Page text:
During the war, the company developed ultra-sensitive electromagnetic detectors that were installed on aircraft to detect submarines – they used the high-energy magnetic material Alnico V, which was later very useful for the production of dynamic drivers. Like most gifted people, Lansing had a contradictory and very difficult character. Constant disagreements with George Carrington, one of the bosses of the company, made James’s departure from Altec Lansing inevitable – five years after the merger, he considered his moral obligations to the corporation fulfilled and registered his own company – first Lansing Sound, then, at Carrington’s insistence, was renamed James B. Lansing Sound. This happened just 60 years ago, in 1946. In those years, American companies produced their products at home; no one thought about moving factories to Asia. James Lansing’s factory was located in the town of San Marcos, not far from his ranch, where he grew avocados and citrus fruits. One of the launch products was the D175 bass driver, which remains in the JBL catalog to this day. It was Lansing who began using 4-inch voice coils in woofers, and the first loudspeaker to implement this solution was the D130.
As it turned out, the company was founded at the wrong time—immediately after the war, an economic recession began in the United States. In addition, as we remember, the talented engineer Lansing was a lousy businessman, and under his leadership the company was never profitable. It ended its second financial year with losses of $2,500, it was necessary to borrow money, and by the beginning of 1949 the company’s debts had already reached a very large amount for those times of $20,000. On September 24, 1949, James B. Lansing passed away. Obviously, this could be the end of JBL’s fate, but then we would not be celebrating the company’s anniversary and this essay would not exist. A few years before the founding of the company, James insured his life – the $10,000 received from the insurance went to pay off part of the debt and allowed him to stay afloat. Although much more important than this money was the fact that Lansing managed to gather extraordinary people in a company who continued his work. It must be said that the authority of James B. Lansing as an acoustic engineer was extremely great, so speakers with the “Jim Lansing Signature Sound” sign were in steady demand, which helped his followers save the company from bankruptcy. The company still remained small, but had already become quite noticeable in the market. This is what caused another attack on the part of Altec Lansing – its bosses did not like the fact that part of their trademark, the word “Lansing”, was being successfully used by a competing company. Long and exhausting negotiations began, as a result of which James B. Lansing Sound Company turned into the acronym JBL, at which time its former logo appeared in the form of an exclamation point, reminiscent of a military award with three letters inscribed in the “medal”. And the ascent of this brand to its current heights began.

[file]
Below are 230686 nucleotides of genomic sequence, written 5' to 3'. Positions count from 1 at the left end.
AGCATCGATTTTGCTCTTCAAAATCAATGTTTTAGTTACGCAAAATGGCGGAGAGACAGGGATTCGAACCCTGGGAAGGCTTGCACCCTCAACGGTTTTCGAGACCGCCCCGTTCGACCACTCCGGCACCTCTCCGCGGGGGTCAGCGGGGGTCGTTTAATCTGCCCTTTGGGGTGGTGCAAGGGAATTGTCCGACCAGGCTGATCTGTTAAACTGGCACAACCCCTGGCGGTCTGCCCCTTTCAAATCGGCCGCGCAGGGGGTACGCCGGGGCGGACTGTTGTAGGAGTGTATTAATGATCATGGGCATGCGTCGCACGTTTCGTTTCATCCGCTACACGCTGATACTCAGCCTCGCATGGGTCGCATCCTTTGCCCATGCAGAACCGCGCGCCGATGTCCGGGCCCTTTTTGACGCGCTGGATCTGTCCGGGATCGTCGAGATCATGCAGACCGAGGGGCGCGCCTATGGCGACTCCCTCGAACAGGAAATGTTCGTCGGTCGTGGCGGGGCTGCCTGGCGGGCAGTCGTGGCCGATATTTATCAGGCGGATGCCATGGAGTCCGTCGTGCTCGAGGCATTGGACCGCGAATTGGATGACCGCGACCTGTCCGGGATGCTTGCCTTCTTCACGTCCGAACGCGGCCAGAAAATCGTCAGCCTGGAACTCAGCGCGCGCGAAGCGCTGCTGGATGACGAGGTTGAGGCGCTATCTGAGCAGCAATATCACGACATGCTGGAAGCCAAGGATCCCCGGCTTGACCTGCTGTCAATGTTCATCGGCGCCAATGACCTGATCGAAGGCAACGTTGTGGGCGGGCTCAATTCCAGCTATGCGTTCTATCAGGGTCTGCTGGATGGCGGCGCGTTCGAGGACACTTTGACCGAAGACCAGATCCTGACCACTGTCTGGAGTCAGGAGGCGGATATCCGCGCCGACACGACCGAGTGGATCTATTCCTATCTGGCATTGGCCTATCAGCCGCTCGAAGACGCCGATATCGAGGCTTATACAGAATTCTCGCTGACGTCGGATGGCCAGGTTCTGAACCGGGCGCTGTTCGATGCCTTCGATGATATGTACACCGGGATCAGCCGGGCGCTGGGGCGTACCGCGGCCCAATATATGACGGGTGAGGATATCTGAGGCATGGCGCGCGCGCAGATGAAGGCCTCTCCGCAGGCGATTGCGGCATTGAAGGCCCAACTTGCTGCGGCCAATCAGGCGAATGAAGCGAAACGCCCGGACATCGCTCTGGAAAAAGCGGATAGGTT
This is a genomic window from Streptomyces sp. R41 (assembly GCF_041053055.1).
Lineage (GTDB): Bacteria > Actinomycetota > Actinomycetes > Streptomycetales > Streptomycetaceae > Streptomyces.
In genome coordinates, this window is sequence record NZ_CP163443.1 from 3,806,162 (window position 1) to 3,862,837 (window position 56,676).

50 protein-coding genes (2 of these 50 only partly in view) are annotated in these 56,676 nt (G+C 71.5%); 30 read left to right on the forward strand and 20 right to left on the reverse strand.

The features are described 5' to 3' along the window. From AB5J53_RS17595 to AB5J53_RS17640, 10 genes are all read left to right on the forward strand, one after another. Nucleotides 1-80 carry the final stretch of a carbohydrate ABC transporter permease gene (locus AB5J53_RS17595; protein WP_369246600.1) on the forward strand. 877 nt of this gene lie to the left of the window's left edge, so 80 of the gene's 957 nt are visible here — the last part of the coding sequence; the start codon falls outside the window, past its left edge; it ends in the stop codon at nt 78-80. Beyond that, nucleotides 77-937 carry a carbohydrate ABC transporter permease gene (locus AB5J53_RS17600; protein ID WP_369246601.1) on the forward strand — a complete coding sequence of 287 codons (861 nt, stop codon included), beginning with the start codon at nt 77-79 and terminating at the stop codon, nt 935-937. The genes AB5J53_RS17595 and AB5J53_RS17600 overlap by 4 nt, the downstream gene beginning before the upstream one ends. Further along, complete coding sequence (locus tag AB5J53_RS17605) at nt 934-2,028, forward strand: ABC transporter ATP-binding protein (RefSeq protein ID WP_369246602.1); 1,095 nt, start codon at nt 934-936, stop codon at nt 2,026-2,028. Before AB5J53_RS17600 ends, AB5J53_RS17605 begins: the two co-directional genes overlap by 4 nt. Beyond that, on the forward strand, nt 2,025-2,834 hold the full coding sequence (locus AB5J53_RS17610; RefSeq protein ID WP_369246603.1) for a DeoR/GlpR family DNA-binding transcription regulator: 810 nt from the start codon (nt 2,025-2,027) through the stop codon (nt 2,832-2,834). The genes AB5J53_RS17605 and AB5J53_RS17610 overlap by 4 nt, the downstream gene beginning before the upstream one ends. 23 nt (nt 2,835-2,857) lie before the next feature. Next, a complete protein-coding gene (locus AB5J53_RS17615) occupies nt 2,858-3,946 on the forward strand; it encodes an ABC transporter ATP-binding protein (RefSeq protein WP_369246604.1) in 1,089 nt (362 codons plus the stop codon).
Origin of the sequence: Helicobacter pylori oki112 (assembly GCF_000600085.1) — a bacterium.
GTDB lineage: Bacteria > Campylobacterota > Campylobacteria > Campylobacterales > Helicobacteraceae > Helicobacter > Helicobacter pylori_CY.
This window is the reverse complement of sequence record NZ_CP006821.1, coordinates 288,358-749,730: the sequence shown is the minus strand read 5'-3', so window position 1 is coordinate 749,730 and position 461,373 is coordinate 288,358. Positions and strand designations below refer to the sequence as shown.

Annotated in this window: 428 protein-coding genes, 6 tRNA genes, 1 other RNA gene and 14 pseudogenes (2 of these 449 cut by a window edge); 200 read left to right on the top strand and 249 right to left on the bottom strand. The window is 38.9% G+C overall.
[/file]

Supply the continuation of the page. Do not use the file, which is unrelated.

Much of the credit for the company’s rise goes to the gifted businessman William Thomas, who began to participate in its affairs during James’s lifetime, and after his death became the sole owner of JBL, buying out the share from Lansing’s widow. William managed to attract to work in the company the same enthusiasts of their work, talented engineers, like its creator. The company’s success has always been based on innovative technologies that have allowed it to achieve significant advantages in the market. For example, in 1954, the 375 high-frequency compression driver was launched into production, providing unprecedented characteristics at that time – linear reproduction of high frequencies up to 9 kHz! And in 1957, the company began to use a fundamentally new method for manufacturing magnetic systems for drivers, which made it possible to reduce their cost and at the same time increase the field strength in the gap by 25%. From the beginning of the 50s and over the next two decades, the outstanding engineer Edmond May * worked for the company – there was, perhaps, not a single driver or speaker model that he did not have a hand in. It was in the mid-50s that the concept of Hi-Fi appeared and the demand for high-quality home audio equipment arose. William Thomas was sensitive to the new trend and attracted the famous industrial designer Robert Hartsfield to collaborate – with his participation, the famous Hartsfield acoustic system was developed, which was produced until the mid-80s. Another great success of those years in the field of consumer hi-fi was the famous Paragon stereo acoustics, released in 1958. Its design was created by Colonel of the US Army Signal Corps Richard Ranger, the author of many inventions in the field of film sound, and its extravagant appearance was created by a talented designer and generally an exceptionally versatile person Arnold Wolf – he developed the modern JBL logo, and in the period from 1969 to 1979 was the president of the company.